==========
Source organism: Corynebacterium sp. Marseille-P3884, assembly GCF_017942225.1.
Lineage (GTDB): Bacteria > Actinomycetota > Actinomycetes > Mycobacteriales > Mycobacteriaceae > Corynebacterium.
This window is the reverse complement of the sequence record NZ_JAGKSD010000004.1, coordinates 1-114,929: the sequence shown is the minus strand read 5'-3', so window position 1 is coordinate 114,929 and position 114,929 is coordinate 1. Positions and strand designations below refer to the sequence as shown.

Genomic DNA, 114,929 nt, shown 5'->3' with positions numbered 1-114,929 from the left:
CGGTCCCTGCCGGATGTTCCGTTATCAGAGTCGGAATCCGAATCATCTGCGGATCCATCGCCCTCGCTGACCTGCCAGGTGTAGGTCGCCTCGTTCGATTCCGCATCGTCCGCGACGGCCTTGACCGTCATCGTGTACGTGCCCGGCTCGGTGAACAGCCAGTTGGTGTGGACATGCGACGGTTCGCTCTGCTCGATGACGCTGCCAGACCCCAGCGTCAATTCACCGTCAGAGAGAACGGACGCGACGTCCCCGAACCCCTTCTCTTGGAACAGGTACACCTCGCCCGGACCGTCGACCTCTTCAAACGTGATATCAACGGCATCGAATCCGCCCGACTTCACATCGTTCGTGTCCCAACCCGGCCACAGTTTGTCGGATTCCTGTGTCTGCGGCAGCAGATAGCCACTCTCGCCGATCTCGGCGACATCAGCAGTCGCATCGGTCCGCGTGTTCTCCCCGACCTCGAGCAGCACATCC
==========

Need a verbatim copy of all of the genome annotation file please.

Source organism: Corynebacterium sp. Marseille-P3884, assembly GCF_017942225.1.
Lineage (GTDB): Bacteria > Actinomycetota > Actinomycetes > Mycobacteriales > Mycobacteriaceae > Corynebacterium.
This window is the reverse complement of the sequence record NZ_JAGKSD010000004.1, coordinates 1-114,929: the sequence shown is the minus strand read 5'-3', so window position 1 is coordinate 114,929 and position 114,929 is coordinate 1. Positions and strand designations below refer to the sequence as shown.

Genomic DNA, 114,929 nt, shown 5'->3' with positions numbered 1-114,929 from the left:
CGGTCCCTGCCGGATGTTCCGTTATCAGAGTCGGAATCCGAATCATCTGCGGATCCATCGCCCTCGCTGACCTGCCAGGTGTAGGTCGCCTCGTTCGATTCCGCATCGTCCGCGACGGCCTTGACCGTCATCGTGTACGTGCCCGGCTCGGTGAACAGCCAGTTGGTGTGGACATGCGACGGTTCGCTCTGCTCGATGACGCTGCCAGACCCCAGCGTCAATTCACCGTCAGAGAGAACGGACGCGACGTCCCCGAACCCCTTCTCTTGGAACAGGTACACCTCGCCCGGACCGTCGACCTCTTCAAACGTGATATCAACGGCATCGAATCCGCCCGACTTCACATCGTTCGTGTCCCAACCCGGCCACAGTTTGTCGGATTCCTGTGTCTGCGGCAGCAGATAGCCACTCTCGCCGATCTCGGCGACATCAGCAGTCGCATCGGTCCGCGTGTTCTCCCCGACCTCGAGCAGCACATCC